Our expert Ivana (@iwilukacova) has chosen self-awareness as today’s topic. #expertadvice
Hello again! After Kate asked me to become a regular contributor on @allthingswomenshare, I knew that I wanted my first ‘official’ post to be about something that I consider very important for my own well-being. I knew that self-awareness is something that looks and feels different to each individual, and it’s also something that is reflected upon differently by everyone. For me personally, self-awareness has been something that I did have to work hard at, but once I learned how to ‘do it’, my outlook on life and on myself changed significantly (for the better!).
Self-awareness could be defined as an individual being aware of different aspects of the self, including traits, behaviours and feelings. My personal favourite definition of the concept is ‘a psychological state of mind in which oneself becomes the focus of attention’. I think that this definition is a wonderful way to look at self-awareness.
I started focusing on this concept when I was just in my first year of my undergraduate degree, taking the Foundations of Cognitive Psychology module. I had heard of it before, in movies, TV series, read about it in books and magazines. But I never took the time to think ‘am I practicing self-awareness?’ or ‘am I self-aware to an extent which can be considered good enough?’. I think that as people, we can be so busy, and distracted, and self-awareness goes completely out of the window. Don’t get me wrong, self-awareness can be something as little as picking out a matching pair of socks or wiping the lipstick off your teeth. But true self-awareness is much, much more than that. It’s realising when it is enough, when it’s time to fight for something and when it is time to quit. It’s also realising when we need a break, a time-out, to practice some self-care.
In our day-to-day lives, we are very much hard-wired to just keep going, keep pushing, regardless of the consequences this may have on our mental and physical health. And this is when self-awareness come into play. Over the period of lockdown, there is one specific day that really stands out to me. I had just submitted some coursework the day before and wrote out a basic plan for my dissertation. I finished all my chores, I took care of my dog, and there was nothing else for me to do. The entire day (and night) I had the most crippling, flat feeling in my chest. Like butterflies, but not the good kind. It took me a little while to realise that it was anxiety. I had (and still have) no idea what the cause of it was, as I had done everything I was meant to. But I couldn’t talk, I couldn’t move, and I could not even hear myself think. Everything was so loud and confusing. I tried breathing techniques, I tried other things I knew ‘should’ work, but the feeling was still there. The next day I woke up exhausted, and whilst the feeling of anxiety was gone the aftermath was even worse. I felt completely burnt out, I knew that I wouldn’t get any work done that day. I ended up turning my phone off, putting on a film, a hair mask, a face mask and just taking the day to myself. Having a pamper, a true self-care day. The day after that I felt 100x better.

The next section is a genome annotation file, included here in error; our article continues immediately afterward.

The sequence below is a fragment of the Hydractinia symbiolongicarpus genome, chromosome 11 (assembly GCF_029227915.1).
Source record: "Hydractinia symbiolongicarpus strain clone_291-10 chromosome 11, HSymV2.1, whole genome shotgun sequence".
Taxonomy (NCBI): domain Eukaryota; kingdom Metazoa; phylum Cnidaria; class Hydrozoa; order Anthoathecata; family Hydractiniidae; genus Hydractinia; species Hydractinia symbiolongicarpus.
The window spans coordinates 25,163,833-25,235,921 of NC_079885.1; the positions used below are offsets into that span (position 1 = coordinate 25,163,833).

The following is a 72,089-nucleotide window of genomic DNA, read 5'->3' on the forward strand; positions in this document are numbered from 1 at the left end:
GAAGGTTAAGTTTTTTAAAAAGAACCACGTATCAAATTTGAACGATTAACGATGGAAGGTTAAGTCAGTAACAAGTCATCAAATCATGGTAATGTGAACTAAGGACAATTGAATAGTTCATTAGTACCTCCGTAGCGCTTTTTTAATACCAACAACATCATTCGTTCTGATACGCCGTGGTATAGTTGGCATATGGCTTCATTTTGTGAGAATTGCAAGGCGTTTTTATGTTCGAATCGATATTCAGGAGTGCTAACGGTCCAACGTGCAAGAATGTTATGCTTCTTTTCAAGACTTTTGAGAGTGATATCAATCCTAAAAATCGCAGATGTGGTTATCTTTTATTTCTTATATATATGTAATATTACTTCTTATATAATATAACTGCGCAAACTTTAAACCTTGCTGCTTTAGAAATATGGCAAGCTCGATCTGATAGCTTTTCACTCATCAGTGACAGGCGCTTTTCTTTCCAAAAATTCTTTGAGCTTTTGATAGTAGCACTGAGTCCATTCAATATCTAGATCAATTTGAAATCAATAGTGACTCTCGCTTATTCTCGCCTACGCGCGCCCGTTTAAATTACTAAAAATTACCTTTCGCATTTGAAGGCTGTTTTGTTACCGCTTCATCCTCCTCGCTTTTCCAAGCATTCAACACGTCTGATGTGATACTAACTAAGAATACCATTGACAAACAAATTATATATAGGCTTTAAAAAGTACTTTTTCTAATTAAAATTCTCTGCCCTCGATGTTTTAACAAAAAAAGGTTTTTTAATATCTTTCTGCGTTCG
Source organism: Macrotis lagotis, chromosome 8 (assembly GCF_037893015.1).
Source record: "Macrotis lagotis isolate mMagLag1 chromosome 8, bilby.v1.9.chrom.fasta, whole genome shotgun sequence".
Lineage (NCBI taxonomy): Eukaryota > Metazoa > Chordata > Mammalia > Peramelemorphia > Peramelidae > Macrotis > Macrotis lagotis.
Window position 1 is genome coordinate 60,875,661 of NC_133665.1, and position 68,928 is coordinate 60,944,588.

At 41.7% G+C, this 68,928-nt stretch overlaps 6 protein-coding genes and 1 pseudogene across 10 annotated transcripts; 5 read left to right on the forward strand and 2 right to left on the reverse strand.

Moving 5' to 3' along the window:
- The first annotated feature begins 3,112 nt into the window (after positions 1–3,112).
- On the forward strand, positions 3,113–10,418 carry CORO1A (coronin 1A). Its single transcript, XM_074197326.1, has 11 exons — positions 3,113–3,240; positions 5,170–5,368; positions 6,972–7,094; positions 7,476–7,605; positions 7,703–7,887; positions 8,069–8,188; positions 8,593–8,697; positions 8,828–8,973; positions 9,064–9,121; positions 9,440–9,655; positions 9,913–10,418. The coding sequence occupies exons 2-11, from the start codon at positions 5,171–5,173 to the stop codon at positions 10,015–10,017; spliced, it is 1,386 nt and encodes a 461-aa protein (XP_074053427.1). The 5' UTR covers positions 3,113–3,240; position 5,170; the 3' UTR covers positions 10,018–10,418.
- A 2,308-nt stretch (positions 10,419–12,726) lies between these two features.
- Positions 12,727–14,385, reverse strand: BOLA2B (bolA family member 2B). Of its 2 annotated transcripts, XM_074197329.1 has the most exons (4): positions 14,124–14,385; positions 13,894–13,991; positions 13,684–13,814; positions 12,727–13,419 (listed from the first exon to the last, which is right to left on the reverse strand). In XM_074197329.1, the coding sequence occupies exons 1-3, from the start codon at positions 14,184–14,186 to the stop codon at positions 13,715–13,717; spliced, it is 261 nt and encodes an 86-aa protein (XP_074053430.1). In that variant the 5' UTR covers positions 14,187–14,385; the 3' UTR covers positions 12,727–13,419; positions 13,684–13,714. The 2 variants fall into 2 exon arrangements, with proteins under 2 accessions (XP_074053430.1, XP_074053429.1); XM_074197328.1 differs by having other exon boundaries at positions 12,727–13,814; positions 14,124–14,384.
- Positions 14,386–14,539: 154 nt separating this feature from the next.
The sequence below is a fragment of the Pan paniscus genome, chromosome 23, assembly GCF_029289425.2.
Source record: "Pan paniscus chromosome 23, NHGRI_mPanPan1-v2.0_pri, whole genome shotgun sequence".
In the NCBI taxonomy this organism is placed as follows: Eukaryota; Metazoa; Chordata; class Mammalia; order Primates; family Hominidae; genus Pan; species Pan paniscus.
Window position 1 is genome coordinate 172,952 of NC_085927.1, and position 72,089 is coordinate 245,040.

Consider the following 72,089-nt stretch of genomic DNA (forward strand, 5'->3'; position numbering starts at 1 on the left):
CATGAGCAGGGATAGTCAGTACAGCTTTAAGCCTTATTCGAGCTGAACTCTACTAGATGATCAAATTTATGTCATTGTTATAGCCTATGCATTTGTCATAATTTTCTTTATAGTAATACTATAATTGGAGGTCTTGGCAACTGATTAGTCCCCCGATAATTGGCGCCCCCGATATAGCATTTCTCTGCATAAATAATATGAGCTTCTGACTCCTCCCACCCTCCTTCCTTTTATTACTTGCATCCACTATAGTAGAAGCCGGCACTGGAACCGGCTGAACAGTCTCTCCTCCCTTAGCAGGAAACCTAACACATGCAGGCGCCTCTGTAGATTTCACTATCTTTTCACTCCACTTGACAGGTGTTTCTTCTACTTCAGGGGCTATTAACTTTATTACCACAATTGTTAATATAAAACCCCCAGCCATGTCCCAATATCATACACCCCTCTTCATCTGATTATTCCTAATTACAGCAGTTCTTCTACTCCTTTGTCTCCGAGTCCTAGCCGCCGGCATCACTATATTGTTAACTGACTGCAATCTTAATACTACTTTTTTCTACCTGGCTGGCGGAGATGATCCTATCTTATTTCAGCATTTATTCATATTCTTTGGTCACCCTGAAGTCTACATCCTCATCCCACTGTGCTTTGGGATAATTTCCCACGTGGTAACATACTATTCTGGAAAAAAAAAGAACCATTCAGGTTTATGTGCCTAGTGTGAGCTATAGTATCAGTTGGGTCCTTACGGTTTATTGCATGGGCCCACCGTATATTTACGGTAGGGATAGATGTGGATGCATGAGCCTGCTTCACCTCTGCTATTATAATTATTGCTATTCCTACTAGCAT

I think that it was just a regular case of burn out. I’m still unsure whether it was the Uni work, normal work, or simply the mental health side of being in lockdown, not being able to see anyone from outside of my household, not having my usual routine. As a person I am very busy, always going somewhere, doing something, seeing someone, and so the lockdown period really did take its toll on me and my mental health. And after that day, I knew that self-awareness was more important than ever. I need to know when to switch-off, when to take a break and when / how to listen to my body.
Everyone needs that and making sure you’re self-aware could begin as a self-care Sunday every week. A day for absolute chilling out, no checking emails or writing extensive to-do lists that get you thinking about the next week or 5 (plenty of time for that in the evening / Monday morning). It’s so important for us to look after ourselves, because if we can’t look after ourselves, who else will look after us? It’s important to recognise that listening to our brains and our body is ok, it’s perfectly normal to need a day off, or a nap or a lie-in. Bringing the focus of our attention onto ourselves is something everyone should do at least once a week. Ourselves being our centre of attention for one day is healthy and normal and boosts our psychological well-being.
So next time you feel fed up, or drained or just really irritated, take a few breaths in, and out, and whack a face mask on, light a candle and put on your favourite movie / TV series. Encourage self-awareness within yourself, for yourself and your well-being.